The external balance sheet remains strong despite the fall in oil prices. Sovereign net foreign assets are forecast at 84.3% of GDP at end-2016 compared with a peer median of -0.7%. Banks and the non-bank private sector also net external creditors. Import compression is expected to return the current account to surplus in 2016.
The weakness of the banking sector, which Fitch's Banking System Indicator rates at 'b', is being exacerbated by the devaluation and shrinking economy. NPLs rose to 8.4% at end-June, from 6.9% at end-2015 according to Central Bank data. However, Fitch notes weaknesses in reporting standards. The size and relative health of some parts of the banking sector means that potential recapitalisation requirements would be not be onerous for the sovereign. With deposit dollarisation around 80%, there is also an underlying shortage of local currency liquidity and the monetary transmission mechanism is impaired.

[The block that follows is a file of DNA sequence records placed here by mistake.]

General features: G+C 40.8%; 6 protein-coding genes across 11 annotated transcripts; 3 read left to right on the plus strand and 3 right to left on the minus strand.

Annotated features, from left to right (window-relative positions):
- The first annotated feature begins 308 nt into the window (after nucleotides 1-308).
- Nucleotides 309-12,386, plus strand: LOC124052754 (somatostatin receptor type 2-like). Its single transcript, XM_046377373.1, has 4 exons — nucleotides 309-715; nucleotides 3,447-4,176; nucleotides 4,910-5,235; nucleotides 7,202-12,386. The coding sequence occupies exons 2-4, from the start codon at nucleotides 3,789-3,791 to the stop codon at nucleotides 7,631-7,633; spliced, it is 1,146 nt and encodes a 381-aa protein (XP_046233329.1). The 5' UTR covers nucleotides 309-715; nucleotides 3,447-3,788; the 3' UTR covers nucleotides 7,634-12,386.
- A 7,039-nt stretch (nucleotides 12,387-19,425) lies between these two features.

The fallout from the devaluation and the plunge in capital spending has hit growth, with the economy contracting by 3% yoy over the first seven months of 2016, and the non-oil sector shrinking by 5.4%.The pace of the yoy decline in non-oil growth is slowing and Fitch assumes that it will turn positive in 2017, reflecting greater confidence in the exchange rate, higher capital spending and an improvement in the external environment. Large energy projects will support growth over the medium term; production from the Shah Deniz 2 gasfield is expected to start in 2H18.
Inflation has been stoked by the devaluation and has been in low double-digits so far in 2016. It is expected to fall back into single digits in 2017 as the devaluation drops out of the annual comparison. Nonetheless, at a forecast 6% in 2017 it will be above the peer median. Inflation volatility is nearly four times greater than the 'BB' median.